Chapter
3

Source deductions

11
min read

What is a source deduction?

Source deductions refers to the portion of pay you’re legally required to withhold from your employees’ paychecks and remit to the Canada Revenue Agency on their behalf. They’re made up of Canada Pension Plan contributions, Employment Insurance premiums, income tax, taxable benefits and optional additional tax deductions.

Before diving into your calculations, you’ll need to determine if your employees are exempt from one or more of the deductions based on the type of payments they’ll receive. Let’s take a look at statutory and other deductions.

Statutory (or legislated) deductions

Canada Pension Plan (CPP) contributions

The CPP is part of Canada’s retirement income system. At 65, or the age of retirement, eligible employees, receive a retirement pension that is based on how much they’ve contributed to, and how long they’ve been an employee. Basic benefits are also provided to your employees in the case of disability, or death. In the case of death, benefits are provided to an employee’s survivors.

Rememeber:

  • As the employer, you must deduct CPP contributions if an employee is between the ages of 18 to 69, in pensionable employment and aren’t considered to be disabled under the CPP or Quebec Pensions Plan (QPP).¹ The amount to be deducted is based on the employee’s income.
  • Any of your employees from the ages of 65 and 69 can elect to stop contributing to the CPP. This method for an employee is different than someone self-employed or both.

Feeling stuck? Check out this link for a full breakdown of how to calculate CPP contributions.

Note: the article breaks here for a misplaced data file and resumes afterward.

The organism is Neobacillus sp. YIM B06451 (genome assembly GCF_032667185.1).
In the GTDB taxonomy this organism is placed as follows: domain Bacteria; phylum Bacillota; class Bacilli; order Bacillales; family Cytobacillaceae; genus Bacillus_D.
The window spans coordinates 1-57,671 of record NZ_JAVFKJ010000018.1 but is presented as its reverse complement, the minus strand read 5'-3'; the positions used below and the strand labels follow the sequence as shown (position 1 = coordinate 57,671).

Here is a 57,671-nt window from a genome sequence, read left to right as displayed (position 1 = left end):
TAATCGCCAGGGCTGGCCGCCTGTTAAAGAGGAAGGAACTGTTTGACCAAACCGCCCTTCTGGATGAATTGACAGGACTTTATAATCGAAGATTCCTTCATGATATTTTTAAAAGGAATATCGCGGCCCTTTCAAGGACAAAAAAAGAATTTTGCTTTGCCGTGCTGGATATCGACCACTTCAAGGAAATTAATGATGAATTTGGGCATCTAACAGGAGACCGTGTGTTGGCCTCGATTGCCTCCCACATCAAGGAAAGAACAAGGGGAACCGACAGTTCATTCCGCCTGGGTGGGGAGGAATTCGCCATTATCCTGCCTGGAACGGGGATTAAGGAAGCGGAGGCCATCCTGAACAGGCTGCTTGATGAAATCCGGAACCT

Are you in Quebec? Quebec employers have to deduct contributions for the Quebec Pensions Plan instead of the CPP.

Employment Insurance (EI) premium

Employment insurance provides employees with temporary financial assistance while unemployed and looking for work. Financial assistance is also provided in the case of sickness, pregnancy, caring for a newborn or adopted child, and/or caring for a sick family member.

Federal and provincial income tax

Income tax refers to the annual tax imposed by the government directly on personal and business income. This amount deducted is based on your employee’s total claim amount on their Form TD1. As the employer, you’ll have to submit your employees claims for both federal and provincial taxes. To help, we’ve listed both Canadian federal and provincial tax rates for 2019.

NOTE: Canada's federal tax system is progressive. The more you make, the more taxes you’ll receive.

Federal tax rates for 2019²

  • 15% on the 1st $47,630 of taxable income, plus
  • 20.5% on the next $47,629 of taxable income, plus
  • 26% on the next $52,408 of taxable income, plus
  • 29% on the next $62,704 of taxable income, plus
  • 33% of taxable income over $210,371

Provincial tax rates for 2019³

  • 5.05% on the 1st $43,906 of taxable income, plus
  • 9.15% on the next $43,907, plus
  • 11.16% on the next $62,187, plus
  • 12.16% on the next $70,000, plus
  • 13.16 % on the amount over $220,000

To review a specific provincial tax rate, please visit the Government of Canada’s website.

Employer contributions

Now let’s not forget about you - your employer contributions. You’re also obligated to contribute to the CPP and EI. As the employer, you’ll need to make CPP contributions and pay the EI premiums for each of your employees and deduct CPP contributions and EI premiums from the amounts paid to your employees and remit this to the Canada Revenue Agency.⁴ Depending on the jurisdiction, additional taxes may be applied to the employer as well.

Keep in mind that most businesses or industries have to follow employment standards under provincial or territorial employment standards legislation; however, some businesses or industries are federally regulated.⁵

Are you in Quebec? Quebec employers are obligated to contribute to the Quebec Pension Plan (QPP) and the Quebec Pension Plan (QPP).